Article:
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Danko bans burqas, although nobody wears them in Slovakia

In the aftermath of the Berlin attack, Slovak politicians react in various ways.

Andrej Danko, SNS chairman(Source: TASR)

According to chairman of the coalition member, the Slovak National Party (SNS), Andrej Danko, the Monday attack on a Christmas market in Berlin is a sign that multiculturalism and an excessively open attitude towards other cultures are reducing security in European countries. All this is happening due to the European Union’s failure in terms of security, Danko told the TASR newswire on December 20. The SNS leader announced that his party will submit a legislative change to the parliament in 2017 that will be aimed at introducing a ban on wearing burqas in public places.

“Not everyone professing Islam is a terrorist,” Danko opined. “People cannot be judged according to their religion or skin colour. But security measures identifying people that incline towards radical expressions of Islam have to be adopted within Europe.”

The reaction of the Muslim community here is unambiguous: Danko is tackling a problem that simply does not exist, as Muslim women in Slovakia do not wear the burqa, the Denník N daily wrote on December 22. Chairman of the Islamic Foundation in Slovakia Mohamed Hasna commented that Danko required a ban on minarets in the past, and these are not in Slovakia either. Currently, some 5,000 Muslims live in Slovakia.

Political scientist and expert on Islam Jozef Lenč does not knows a single woman living in Slovakia who would wear burqa, either, Denník N wrote.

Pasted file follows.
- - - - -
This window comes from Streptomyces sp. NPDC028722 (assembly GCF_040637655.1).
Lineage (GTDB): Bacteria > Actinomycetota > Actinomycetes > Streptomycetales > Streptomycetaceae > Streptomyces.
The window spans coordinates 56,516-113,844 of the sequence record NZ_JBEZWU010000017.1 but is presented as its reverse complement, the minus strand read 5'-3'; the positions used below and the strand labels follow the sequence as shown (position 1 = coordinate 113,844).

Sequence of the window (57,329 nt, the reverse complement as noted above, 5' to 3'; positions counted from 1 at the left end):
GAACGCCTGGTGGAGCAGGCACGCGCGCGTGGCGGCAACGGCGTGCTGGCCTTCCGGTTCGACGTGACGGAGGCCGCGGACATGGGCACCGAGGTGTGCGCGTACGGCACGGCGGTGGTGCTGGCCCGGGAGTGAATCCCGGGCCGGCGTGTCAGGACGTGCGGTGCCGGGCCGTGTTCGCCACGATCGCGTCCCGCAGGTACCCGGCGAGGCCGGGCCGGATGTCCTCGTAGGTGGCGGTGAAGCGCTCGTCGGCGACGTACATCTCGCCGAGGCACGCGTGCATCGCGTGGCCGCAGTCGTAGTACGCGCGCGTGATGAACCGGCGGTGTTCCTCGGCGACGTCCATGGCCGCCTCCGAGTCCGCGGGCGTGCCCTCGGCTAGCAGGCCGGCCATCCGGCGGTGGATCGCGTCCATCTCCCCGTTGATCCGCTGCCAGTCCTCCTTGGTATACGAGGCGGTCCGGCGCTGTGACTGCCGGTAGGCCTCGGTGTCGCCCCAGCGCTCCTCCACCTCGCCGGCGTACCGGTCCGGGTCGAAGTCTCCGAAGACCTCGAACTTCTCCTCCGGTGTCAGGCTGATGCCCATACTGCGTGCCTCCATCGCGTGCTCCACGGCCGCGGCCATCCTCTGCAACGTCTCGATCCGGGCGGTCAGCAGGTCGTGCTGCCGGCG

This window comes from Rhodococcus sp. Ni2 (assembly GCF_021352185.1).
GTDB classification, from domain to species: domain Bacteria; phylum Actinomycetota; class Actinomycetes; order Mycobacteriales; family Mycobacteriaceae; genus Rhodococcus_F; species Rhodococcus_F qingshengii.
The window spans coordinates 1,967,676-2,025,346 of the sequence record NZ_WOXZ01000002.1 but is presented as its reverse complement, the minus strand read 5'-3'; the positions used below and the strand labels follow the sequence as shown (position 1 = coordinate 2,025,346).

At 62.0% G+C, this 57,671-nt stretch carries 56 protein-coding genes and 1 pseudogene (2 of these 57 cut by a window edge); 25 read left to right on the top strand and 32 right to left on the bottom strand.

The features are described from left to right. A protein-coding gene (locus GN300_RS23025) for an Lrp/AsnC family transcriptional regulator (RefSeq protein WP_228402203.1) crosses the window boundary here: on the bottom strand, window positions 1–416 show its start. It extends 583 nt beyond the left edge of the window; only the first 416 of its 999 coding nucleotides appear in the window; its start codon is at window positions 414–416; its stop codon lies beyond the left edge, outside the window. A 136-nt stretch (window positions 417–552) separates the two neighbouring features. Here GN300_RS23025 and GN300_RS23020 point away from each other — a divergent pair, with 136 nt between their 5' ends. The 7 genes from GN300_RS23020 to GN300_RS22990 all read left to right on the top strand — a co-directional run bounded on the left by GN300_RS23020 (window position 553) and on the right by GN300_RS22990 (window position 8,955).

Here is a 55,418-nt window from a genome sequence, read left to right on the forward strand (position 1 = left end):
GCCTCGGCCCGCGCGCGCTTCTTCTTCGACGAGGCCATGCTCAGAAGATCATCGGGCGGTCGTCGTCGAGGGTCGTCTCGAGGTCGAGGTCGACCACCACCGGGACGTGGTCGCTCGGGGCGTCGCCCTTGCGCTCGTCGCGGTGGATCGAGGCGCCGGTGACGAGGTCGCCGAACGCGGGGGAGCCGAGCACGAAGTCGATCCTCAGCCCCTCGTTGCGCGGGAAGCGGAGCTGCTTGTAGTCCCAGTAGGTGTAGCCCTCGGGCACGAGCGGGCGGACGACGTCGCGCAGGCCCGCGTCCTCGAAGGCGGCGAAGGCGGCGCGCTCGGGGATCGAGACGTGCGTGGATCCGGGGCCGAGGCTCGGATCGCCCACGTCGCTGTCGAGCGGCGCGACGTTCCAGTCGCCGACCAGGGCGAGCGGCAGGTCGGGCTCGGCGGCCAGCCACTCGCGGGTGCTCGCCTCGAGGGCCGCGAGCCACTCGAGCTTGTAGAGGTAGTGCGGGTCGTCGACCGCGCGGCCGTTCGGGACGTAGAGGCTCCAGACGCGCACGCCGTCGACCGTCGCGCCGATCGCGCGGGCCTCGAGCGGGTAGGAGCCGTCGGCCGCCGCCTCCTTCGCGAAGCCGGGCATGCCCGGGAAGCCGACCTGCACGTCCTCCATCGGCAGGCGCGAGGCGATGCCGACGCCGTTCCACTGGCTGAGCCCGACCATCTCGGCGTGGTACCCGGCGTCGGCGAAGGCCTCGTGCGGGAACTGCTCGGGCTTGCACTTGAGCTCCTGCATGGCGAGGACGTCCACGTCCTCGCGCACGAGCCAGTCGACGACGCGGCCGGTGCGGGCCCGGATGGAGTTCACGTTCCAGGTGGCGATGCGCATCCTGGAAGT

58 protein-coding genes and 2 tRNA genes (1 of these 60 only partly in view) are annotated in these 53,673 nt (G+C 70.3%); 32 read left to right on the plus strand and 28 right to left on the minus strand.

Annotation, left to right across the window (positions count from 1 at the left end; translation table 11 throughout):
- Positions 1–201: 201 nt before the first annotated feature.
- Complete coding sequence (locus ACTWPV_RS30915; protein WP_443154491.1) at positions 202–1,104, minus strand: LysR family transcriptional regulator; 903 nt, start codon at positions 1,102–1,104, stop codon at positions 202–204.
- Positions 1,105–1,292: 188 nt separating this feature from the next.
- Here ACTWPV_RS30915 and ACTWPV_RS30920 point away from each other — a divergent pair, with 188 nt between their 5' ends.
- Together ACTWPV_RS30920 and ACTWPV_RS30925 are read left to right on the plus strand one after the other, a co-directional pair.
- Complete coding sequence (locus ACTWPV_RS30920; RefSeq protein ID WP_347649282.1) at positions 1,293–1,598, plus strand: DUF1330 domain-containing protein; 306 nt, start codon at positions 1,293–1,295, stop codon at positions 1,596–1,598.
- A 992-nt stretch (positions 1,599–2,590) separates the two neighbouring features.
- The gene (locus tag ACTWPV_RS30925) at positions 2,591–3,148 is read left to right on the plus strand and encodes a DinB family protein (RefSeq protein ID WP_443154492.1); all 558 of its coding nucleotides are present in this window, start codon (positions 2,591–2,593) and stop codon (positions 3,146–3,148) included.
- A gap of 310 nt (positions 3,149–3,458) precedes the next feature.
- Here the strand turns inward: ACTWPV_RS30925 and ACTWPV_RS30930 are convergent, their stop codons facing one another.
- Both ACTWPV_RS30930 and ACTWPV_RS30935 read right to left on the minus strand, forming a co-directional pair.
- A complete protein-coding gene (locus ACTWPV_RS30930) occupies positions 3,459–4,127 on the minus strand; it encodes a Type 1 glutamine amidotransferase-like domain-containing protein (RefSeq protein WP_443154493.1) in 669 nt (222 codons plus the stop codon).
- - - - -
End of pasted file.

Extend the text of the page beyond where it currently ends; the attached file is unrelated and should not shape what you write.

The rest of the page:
the coalition and opposition politicians approached by TASR generally do not think that the current situation in Slovakia requires a law banning the wearing of burqas in public places. Open support for an initiative sponsored by Danko was expressed only by opposition Sme rodina /We Are Family party leader Boris Kollár. “It’s a bit premature; there is no such problem in our country. We don’t see such people in Slovakia, but I'll vote for it because the higher number of such bills we adopt and so discourage Muslims from coming to our country ... the more we’ll protect our people. We’ll certainly support it," Kollár said.

Coalition Most-Híd party leader Béla Bugár doesn't think that the time has come for such a ban.

Smer MP Miroslav Číž acknowledged Danko’s proposal, but, according to him, activities regarding the matter need more evaluation.

Opposition Freedom and Solidarity (SaS) MP and former defence minister Ľubomír Galko stated that a proposal to ban burqas only points to the professional emptiness of SNS. Also opposition OĽaNO-NOVA leader Igor Matovič said that banning burqas in Slovakia is the kind of petty issue that was seen when it came to the matter of wearing T-shirts with slogans in Parliament or the presence of a colon in the logo of public broadcaster Radio and Television Slovakia (RTVS).

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